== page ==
In ‘Network,’ a Stage Manager Comes Out of the Shadows | Modern Society of USA

In ‘Network,’ a Stage Manager Comes Out of the Shadows

In ‘Network,’ a Stage Manager Comes Out of the Shadows

Mr. Semon, a 38-year-old native of South Carolina, initially attended the University of Cincinnati to pursue an acting career.

“But then they kicked me out,” he said with a laugh. “I was a bad actor.”

And it was in the required classes on theater production where he found his calling. He transferred into a stage managing track.

One of his earliest Broadway gigs was as an assistant stage manager for “Wicked.” Since then, in a nearly two decade career, he’s been behind the scenes for shows including “A Chorus Line,” “Cirque du Soleil Paramour” “Sunset Boulevard” and, most recently, the revival of “Angels In America,” starring Nathan Lane and Andrew Garfield.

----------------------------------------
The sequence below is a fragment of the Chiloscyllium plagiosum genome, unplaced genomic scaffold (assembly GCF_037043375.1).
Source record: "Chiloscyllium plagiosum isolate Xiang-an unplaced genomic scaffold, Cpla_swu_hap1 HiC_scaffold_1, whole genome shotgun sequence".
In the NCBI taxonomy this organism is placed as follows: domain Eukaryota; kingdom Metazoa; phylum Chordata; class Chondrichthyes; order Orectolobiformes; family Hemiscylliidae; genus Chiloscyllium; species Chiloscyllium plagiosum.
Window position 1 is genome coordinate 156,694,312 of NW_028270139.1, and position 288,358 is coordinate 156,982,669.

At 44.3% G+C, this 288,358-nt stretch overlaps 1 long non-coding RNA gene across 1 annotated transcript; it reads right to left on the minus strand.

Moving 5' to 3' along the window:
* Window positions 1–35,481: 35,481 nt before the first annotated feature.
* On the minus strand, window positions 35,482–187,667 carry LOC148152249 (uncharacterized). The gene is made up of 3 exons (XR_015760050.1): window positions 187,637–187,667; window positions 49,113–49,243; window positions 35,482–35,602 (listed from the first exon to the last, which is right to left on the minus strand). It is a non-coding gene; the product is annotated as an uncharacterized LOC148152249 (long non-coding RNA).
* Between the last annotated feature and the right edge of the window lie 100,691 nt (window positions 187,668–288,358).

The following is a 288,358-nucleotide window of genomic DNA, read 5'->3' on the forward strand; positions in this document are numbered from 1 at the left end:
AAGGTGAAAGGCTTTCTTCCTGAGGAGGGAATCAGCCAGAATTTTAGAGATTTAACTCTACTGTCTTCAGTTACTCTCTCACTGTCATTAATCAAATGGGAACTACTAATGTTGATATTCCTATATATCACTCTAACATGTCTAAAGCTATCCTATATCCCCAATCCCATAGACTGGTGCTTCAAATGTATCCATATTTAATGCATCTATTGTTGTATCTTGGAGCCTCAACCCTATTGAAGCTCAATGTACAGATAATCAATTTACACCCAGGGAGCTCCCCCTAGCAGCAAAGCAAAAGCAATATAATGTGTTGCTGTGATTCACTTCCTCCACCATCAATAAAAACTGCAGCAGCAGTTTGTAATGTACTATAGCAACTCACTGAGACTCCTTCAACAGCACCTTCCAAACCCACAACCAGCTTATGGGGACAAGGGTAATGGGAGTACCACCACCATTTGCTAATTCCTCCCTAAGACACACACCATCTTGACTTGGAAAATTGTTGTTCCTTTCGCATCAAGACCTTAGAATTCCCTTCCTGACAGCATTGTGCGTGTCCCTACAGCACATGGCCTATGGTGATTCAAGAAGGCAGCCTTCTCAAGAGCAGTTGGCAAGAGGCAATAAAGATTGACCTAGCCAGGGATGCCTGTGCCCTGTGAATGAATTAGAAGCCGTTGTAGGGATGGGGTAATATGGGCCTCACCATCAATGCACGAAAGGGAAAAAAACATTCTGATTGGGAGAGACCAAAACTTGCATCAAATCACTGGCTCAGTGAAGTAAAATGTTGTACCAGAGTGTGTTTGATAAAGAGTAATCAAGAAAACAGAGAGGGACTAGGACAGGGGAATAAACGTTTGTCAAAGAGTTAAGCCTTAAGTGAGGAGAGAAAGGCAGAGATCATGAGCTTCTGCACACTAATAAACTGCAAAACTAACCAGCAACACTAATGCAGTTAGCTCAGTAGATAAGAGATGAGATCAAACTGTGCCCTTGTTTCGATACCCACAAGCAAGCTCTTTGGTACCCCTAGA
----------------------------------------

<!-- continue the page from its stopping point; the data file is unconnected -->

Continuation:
But he’s never been in a show where he’s become a character, complete with name, Ricky, and a costume, a lime green button-down shirt, baggy bluejeans, beat-up shoes and a tie — which is exactly what a technical director for a cable news show at the time might wear. “I have my ’70s glasses, which is sort of exactly what I wore when I was six years old,” Mr. Semon said. “I’m totally part of the newsroom.”

While he doesn’t have a line in the show, Ricky is referenced by an actor to give him a cue. And Mr. Semon needs to be very conscious of his comportment on stage. Early on in the show, Beale, Mr. Cranston’s character, says he is going to commit suicide. If the entire cast in the booth is in shock save one, the aesthetic is thrown off.

“It kind of gives the game away a little bit,” Mr. Raggett said.

In some camera angles, Mr. Semon is clearly visible behind Mr. Cranston, making his reactions all the more important.

“I’ve written through the calling book: ‘Look at Bryan.’ ‘Duck.’ ‘Move your chair,’” Mr. Semon said.

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